UPDATE: The CMS released the proposed rule on Tuesday. The proposal reduces the number of mandatory geographic areas for the joint bundled payment program and cancels the cardiac bundled payment program model.
In reaction to the cancellation of the cardiac bundled payment program, American College of Cardiology President Dr. Mary Norine Walsh stated, “The [ACC] will continue to work with CMS on opportunities for clinicians to participate meaningfully in Advanced Alternative Payment Models. As we move from volume-based care to value-based care, the path forward is challenging and we must work together to find solutions.”
- HHS is proposing to eliminate some mandatory bundled payment programs, including those for heart attacks and those for hip and femur fractures, according to a rule title posted late last week.
- The bundled payment programs have been delayed multiple times, and the cardiac bundled payment program was set to begin in January 2018.
- Eliminating the bundling programs would also remove one of the ways providers can qualify for MACRA’s 5% advanced payment model bonus, Axios reported.
The attempt to stop the programs isn’t much of a surprise, considering the frequent delays and HHS Secretary Tom Price’s multiple statements criticizing mandatory bundling programs. Price has said the programs are high-risk and take needed flexibility away from providers.
The American Hospital Association has resisted the mandatory programs, saying they are moving too quickly and have not been tested enough. The organization isn’t opposed to bundled payment in general, but many policy experts say the programs need to be mandatory for systemic change to be achieved, and for reliable research on the results. Those results have been mixed so far, but are mostly positive. Bundled payments have been shown to reduce costs without sacrificing care quality.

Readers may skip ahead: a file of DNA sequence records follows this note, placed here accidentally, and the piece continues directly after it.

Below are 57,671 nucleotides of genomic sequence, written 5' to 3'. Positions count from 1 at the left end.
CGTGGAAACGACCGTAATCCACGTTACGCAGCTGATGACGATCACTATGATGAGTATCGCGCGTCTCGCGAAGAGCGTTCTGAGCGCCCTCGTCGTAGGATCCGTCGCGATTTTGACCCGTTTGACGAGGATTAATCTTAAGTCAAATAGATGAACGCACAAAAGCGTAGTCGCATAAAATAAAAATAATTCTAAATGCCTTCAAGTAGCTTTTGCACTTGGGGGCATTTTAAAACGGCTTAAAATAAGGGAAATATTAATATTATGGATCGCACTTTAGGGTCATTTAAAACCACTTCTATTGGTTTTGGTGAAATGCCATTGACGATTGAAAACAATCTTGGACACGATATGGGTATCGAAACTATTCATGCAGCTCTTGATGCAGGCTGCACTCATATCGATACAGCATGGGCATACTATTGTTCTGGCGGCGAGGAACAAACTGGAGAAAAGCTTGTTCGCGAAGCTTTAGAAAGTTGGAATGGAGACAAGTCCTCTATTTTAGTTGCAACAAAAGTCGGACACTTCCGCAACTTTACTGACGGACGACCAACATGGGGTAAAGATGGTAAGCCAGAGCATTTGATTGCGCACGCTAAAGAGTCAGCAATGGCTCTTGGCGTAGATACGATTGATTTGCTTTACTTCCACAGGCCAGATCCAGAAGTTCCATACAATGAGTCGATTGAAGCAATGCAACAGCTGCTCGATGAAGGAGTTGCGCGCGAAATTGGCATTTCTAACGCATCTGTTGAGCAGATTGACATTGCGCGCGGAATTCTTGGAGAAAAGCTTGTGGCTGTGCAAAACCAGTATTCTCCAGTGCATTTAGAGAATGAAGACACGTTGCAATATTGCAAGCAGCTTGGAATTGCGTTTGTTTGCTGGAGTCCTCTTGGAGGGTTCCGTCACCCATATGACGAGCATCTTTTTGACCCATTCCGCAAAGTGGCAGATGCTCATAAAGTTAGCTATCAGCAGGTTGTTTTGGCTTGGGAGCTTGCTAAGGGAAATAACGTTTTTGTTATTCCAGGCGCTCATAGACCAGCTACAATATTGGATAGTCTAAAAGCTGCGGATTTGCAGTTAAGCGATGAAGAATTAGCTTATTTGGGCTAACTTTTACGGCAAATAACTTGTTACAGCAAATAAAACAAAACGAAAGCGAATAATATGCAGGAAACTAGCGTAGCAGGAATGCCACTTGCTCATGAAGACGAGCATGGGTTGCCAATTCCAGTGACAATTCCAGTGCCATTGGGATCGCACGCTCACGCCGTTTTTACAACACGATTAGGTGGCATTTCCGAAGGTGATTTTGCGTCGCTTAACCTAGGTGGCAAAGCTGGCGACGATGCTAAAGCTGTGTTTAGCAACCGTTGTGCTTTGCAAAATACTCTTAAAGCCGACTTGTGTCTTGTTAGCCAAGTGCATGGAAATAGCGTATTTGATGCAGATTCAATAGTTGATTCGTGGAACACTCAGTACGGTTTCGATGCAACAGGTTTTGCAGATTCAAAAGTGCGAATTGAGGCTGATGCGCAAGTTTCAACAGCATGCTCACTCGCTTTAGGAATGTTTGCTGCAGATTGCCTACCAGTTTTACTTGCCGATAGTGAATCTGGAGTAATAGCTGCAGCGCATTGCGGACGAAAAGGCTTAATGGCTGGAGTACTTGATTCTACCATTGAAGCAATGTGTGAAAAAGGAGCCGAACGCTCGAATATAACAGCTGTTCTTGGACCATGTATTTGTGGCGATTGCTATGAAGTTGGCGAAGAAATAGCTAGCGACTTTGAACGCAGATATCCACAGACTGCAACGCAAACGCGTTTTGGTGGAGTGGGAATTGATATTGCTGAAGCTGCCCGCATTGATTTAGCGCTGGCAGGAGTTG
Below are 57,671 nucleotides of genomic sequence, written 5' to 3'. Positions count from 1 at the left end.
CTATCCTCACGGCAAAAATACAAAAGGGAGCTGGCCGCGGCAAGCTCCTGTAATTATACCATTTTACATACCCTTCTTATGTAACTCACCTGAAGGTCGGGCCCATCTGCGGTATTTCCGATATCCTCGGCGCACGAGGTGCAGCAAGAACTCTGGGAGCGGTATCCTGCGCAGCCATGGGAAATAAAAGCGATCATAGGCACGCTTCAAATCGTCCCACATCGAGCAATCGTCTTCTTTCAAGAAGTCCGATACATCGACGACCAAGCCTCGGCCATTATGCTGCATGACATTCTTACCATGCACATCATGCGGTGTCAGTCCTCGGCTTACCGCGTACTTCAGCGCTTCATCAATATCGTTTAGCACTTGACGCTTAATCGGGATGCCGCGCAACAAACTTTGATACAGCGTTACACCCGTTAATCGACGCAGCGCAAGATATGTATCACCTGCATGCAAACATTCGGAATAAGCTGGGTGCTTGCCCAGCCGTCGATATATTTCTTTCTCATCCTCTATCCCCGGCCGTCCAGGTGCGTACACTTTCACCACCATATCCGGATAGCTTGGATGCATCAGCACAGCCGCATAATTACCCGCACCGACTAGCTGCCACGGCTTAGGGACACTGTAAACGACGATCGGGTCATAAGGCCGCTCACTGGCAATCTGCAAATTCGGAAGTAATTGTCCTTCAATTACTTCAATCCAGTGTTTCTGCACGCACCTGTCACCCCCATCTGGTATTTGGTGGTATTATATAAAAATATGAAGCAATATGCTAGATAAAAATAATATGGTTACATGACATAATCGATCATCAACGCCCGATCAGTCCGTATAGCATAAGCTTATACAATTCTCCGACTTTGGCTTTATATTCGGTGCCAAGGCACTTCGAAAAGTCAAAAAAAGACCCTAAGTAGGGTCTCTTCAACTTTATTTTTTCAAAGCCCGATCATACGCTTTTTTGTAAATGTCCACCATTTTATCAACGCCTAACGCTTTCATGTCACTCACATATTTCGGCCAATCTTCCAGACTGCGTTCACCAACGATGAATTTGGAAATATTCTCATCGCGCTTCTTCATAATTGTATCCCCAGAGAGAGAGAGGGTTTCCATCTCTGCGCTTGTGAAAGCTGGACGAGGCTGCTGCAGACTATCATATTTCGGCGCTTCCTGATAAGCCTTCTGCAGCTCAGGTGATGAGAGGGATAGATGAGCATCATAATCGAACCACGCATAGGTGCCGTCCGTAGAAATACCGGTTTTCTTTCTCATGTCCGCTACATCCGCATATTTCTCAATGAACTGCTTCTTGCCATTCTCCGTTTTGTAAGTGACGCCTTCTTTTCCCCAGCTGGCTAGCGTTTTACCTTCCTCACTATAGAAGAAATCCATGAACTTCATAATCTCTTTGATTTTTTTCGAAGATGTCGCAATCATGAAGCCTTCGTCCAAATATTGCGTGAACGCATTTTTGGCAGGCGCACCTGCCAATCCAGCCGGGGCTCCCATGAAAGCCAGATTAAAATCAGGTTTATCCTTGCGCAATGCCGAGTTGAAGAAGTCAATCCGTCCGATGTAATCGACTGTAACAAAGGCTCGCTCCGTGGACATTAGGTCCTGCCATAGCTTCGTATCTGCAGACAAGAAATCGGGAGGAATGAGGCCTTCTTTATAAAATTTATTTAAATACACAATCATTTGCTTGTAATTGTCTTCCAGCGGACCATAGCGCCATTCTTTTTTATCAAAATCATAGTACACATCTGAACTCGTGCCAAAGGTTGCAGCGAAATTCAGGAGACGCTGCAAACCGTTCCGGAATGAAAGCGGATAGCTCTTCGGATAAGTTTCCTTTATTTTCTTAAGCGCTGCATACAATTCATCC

The bundled payment programs were a product of the Center for Medicare and Medicaid Innovation, which recently lost its director, Patrick Conway, to Blue Cross Blue Shield of North Carolina.
Still, the model isn’t likely to go away, Archway CEO David Terry recently told Healthcare Dive. Bundled payments are positive for providers and aligns their interests with those of payers and patients, he said.
“In this scenario, acute care will ultimately constitute a smaller component than currently, so hospital payments could well shrink," he said. "However, if hospitals take the appropriate action they can sustain and even grow their bottom lines by more coordinated and prudent use of resources.”